Cost Co-Dependent

6 years ago
This article was written by a member of the SheKnows Community. It has not been edited, vetted or reviewed by our editorial staff, and any opinions expressed herein are the writer’s own.


My husband, Bob, is working out of town most of this summer. So imagine how excited I was recently to have him home for 5 whole days.

I cleared my calendar to soak up any time I could get with him. I cancelled trips to the dry cleaners, the car wash and a garage sale.  (I did not cancel my bikini wax.)  

Our first day started out lazily reading the paper, drinking coffee and catching up on each other’s lives. I wish I could say we were having crazy sex on the couch, the kitchen counter-- or in any room or on any surface--but no such luck. We do have an unemployed 17 year old out of school for the summer who is right down the hall in a pile of other unemployed 17 year old boys all sound asleep in a teenage coma. They are surrounded by half eaten cheese dogs, empty Pringles cans and a dozen crumpled water bottles. Take away the twisted array of cellphone, iPod and Xbox chargers plugged into every available outlet and they look like a litter of gangly, unshaven puppies blissfully unaware there’s a world outside of slumber.

Back to husband time. Bob suggests a movie, at an actual movie theatre, something that’s become a much too rare date for us. “Yes! Let’s do that!” I exclaim.  We decide on “Ted,” starring a foul-mouthed, stunningly inappropriate and oversexed Teddy Bear.  It is one of the funniest movies we have ever seen. We recount our favorite lines as we walk to the car. Fond of early afternoon movies, it’s now all of 5 p.m.. We’ve only just begun…cue the Carpenters.

“So what do you want to do now?” I ask, hoping Bob would suggest extending our date with a candlelit dinner, or better yet, ordering in and snuggling on the couch. Oh, wait. Teenager. Okay, nothing $20 bucks and keys to the car won’t solve. I grab his hand and give it a squeeze.

As we leave the parking lot, still laughing about the movie, Bob says, “Oh, I saw you had a shopping list on the counter for Costco. It’s just down the block. Why don’t we go there?”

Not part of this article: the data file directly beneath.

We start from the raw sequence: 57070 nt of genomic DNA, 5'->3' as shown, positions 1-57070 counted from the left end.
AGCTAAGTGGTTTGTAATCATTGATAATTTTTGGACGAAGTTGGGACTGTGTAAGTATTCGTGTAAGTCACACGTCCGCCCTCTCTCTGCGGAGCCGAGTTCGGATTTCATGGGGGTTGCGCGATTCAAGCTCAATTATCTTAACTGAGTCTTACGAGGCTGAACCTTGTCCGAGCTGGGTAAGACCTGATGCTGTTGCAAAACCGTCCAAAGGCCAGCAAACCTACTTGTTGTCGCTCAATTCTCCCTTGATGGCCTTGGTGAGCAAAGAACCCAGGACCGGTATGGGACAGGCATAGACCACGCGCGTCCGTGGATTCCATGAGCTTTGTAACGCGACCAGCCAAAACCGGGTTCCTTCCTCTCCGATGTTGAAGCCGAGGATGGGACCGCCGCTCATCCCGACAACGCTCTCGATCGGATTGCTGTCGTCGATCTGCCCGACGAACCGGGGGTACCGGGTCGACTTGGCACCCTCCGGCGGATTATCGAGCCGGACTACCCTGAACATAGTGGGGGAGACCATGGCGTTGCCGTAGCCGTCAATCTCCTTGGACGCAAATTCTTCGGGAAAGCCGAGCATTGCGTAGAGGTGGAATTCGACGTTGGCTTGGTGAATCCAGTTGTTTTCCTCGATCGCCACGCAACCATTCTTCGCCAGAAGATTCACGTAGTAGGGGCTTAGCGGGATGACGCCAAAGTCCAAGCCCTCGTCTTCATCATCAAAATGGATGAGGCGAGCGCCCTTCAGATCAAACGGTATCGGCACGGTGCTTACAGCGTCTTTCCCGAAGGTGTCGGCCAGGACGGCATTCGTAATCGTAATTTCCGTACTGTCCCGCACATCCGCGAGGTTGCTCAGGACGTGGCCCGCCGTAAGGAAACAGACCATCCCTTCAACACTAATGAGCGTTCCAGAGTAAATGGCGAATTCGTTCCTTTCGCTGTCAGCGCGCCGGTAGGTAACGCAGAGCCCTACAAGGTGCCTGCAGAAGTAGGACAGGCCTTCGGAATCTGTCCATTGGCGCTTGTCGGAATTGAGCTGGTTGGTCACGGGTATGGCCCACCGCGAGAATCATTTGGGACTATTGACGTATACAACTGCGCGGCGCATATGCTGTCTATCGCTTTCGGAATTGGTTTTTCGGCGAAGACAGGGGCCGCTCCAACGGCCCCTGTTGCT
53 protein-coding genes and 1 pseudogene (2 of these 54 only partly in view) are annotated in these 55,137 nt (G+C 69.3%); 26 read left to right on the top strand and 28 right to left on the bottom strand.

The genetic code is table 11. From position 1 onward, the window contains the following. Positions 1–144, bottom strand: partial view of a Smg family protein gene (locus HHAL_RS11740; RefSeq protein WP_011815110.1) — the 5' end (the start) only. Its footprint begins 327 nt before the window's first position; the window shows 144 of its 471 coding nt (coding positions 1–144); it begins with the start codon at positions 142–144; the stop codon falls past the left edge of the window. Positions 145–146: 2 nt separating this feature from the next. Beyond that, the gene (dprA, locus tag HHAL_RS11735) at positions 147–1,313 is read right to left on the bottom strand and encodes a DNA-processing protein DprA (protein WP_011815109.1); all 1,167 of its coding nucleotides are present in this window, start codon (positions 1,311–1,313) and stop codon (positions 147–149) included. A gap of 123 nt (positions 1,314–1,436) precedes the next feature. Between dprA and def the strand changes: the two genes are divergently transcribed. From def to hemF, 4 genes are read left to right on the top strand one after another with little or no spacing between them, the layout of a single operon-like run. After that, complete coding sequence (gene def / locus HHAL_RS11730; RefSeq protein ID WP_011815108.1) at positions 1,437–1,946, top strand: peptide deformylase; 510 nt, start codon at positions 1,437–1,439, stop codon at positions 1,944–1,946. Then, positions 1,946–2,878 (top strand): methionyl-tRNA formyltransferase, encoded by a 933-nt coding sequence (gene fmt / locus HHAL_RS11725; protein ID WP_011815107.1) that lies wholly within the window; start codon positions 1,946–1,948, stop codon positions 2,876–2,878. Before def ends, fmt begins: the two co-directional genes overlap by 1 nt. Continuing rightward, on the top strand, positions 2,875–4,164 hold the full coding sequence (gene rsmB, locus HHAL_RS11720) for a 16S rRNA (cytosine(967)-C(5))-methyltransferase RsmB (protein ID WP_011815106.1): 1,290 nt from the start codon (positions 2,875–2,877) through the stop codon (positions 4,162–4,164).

Suddenly my fantasy of feeding each other Forbidden Shrimp and Sizzling Beef Three Ways all while making Goo-Goo-Gai-Pan eyes at each other has turned into a less than romantic stroll past pallets of potty paper, mixed nuts and ping pong tables. Oh, and FYI, Costco now sells caskets. Yes, caskets. Bob’s going to need to buy one after I grab a pallet of Tylenol PM and choke down enough to kill myself—giving whole new meaning to “clean up in aisle 12.”

Costco, as Bob will tell you, is not my favorite store. I am overwhelmed at the sheer density of population in that place and the complete oblivion of most of the shoppers. They regularly push their overstuffed carts right into you as they ogle a 14 gallon jar of three bean salad. No one—and I mean no one-- needs that much three bean salad.

And just try to maneuver past the lines for food samples. Humans, the size of derricks, clog the aisles anxiously awaiting one mini meatball on a toothpick from a woman in a shower cap. It would take a foghorn to get their attention. I once got stabbed with a fork trying to spear the last wonton from the sample plate. Thankfully it was a plastic fork since I’m not sure I was up to date on my tetanus shots.

Never again will I think I’m that hungry.

But, on this shopping trip, I remind myself to make the best of things and enjoy my short time with my long lost husband. I smile up at him as he hoists a 50 lb. container of chlorine tabs for the pool and a double case of dog food (that will certainly expire long before our dogs) into our cart.

I have to confess that Costco’s power of consumer persuasion can be hard to resist so Bob usually keeps me on a short leash there. This time it was when I tried to put a chaise lounge into our basket. “But we don’t have one!” I pleaded desperately as he wrestled it out of my hands. I settled for a two pack of Rainbath shower gel.

On the way out Bob couldn’t resist the $1.50 hot dog and soda which sealed the deal on any further dinner plans.

As he took a bite of his hot dog, a little mustard dripping onto his gorgeous chin, I think, “He’s never looked happier.” I grab his hand once more and give it another squeeze as I realize, “Even at Costco, or anywhere for that matter, I’m happier with him than without him.”

Bob left town again a few days later. I cried and kissed him goodbye.

Then I went back to Costco for that chaise lounge. 


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